Court widens scope of property seizure

It rules 5 to 4 that local governments can take homes and other property for private development.

By , Staff writer of The Christian Science Monitor

Government officials do not violate the US Constitution when they seize and demolish homes and businesses to make room for private development.

In a major decision that narrows the constitutional protection of property owners, the US Supreme Court ruled Thursday that the Fifth Amendment's Takings Clause authorizes government seizure of private property even when it merely offers a benefit to the public, rather than actual public use.

The 5-to-4 decision means that state and local officials can continue to use the government's power of eminent domain to take private property and turn it over to a private builder as a form of economic development. Writing for the majority, Justice John Paul Stevens said that a century of case law interpreting the Takings Clause "dictates" that the court adopt a permissive interpretation of the government's eminent-domain power.

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In a dissent, Justice Sandra Day O'Connor warned that the ruling could bring dangerous consequences for owners of homes and other properties. "Under the banner of economic development, all private property is now vulnerable to being taken and transferred to another private owner, so long as it might be upgraded," she writes.

The ruling is a major victory for planning and development officials in economically depressed regions struggling to spark economic renewal. The decision will make it easier to encourage some private development projects by exempting them from the usual requirement that property be purchased on the open market.

At the same time, the court's action marks a crushing defeat for a group of New London, Conn., residents who filed suit in December 2000 to block efforts by the city to seize and demolish their homes and businesses to make room for a 90-acre office, hotel, and housing complex. Facing the wrecking ball are 15 homes and businesses owned by seven families in the city's Fort Trumbull neighborhood.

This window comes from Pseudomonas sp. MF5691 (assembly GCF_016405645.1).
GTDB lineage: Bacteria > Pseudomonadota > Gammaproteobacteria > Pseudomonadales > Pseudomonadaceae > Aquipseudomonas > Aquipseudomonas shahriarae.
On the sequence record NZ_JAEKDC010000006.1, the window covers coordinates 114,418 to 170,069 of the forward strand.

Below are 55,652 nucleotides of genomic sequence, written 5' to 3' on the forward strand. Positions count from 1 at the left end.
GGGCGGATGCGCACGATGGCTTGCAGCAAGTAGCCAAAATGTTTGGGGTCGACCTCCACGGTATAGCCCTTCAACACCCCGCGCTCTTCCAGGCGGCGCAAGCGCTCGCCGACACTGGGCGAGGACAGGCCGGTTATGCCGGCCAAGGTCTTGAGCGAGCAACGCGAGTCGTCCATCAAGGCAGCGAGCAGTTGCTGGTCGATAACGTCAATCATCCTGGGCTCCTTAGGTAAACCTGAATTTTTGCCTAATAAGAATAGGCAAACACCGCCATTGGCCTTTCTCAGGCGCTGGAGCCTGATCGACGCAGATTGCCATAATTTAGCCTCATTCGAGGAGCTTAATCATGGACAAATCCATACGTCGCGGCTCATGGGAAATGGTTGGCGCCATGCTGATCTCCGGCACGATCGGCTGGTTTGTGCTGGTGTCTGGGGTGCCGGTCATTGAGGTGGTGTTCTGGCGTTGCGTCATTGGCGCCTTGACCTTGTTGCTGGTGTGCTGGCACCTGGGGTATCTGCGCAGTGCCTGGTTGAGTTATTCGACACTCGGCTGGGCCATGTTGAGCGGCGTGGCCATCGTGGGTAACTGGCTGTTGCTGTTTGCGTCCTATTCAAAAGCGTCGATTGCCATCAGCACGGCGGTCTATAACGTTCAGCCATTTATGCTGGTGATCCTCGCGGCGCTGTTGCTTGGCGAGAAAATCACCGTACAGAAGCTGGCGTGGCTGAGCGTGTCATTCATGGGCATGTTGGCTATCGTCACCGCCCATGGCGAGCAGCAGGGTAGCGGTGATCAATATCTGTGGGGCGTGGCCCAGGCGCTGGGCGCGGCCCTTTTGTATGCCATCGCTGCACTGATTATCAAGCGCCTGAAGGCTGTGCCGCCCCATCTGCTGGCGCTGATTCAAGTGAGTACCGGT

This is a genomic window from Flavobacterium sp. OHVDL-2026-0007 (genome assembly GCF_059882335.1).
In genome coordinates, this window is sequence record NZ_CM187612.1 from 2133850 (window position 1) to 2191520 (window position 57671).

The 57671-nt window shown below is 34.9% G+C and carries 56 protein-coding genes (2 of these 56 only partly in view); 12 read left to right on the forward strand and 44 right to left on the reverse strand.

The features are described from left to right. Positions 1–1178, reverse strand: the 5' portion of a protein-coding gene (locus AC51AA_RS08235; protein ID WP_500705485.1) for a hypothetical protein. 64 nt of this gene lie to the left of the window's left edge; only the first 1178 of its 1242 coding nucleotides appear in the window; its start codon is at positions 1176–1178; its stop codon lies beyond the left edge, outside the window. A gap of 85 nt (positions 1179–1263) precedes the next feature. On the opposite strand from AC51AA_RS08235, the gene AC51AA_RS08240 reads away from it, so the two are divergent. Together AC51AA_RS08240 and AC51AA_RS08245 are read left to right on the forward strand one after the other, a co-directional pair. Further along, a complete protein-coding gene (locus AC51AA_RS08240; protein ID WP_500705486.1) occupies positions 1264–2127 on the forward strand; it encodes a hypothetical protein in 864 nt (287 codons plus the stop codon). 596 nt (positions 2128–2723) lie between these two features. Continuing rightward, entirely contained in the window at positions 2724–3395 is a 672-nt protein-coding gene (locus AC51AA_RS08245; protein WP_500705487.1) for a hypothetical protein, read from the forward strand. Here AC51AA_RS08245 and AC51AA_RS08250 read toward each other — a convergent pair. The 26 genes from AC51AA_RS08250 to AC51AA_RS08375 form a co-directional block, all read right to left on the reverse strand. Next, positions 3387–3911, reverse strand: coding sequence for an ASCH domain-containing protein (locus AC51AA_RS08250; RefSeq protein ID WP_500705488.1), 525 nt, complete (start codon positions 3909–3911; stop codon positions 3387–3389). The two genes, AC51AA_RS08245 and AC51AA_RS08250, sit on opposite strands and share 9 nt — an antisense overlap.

Scott Bullock, a lawyer with the Institute for Justice, which represented the homeowners, said the court's decision marks "a sad day for the country and a sad day for the Constitution."

"The fight against eminent-domain abuse will now turn back to the state supreme courts, where the battle will be fought out under state constitutions," he says. "We and many other people will be there to fight [on behalf of] homeowners."

City officials said the riverfront project was necessary to boost New London's sagging tax base, and thus it qualified as an economic development project, justifying the city's use of its eminent domain power.

Residents countered that the project was a land grab. since their property was being turned over for $1 a year to a private developer who would retain all profits from the completed project. The benefit to the city was an anticipated boost to local tax rolls.

The Constitution's Fifth Amendment says that private property may be taken by the government if fair compensation is paid to the owner. But there is a second requirement: The property may be taken only if it is for "public use."

The precise issue before the Supreme Court was whether a privately owned development project amounts to a "public use" of the homeowners' former properties.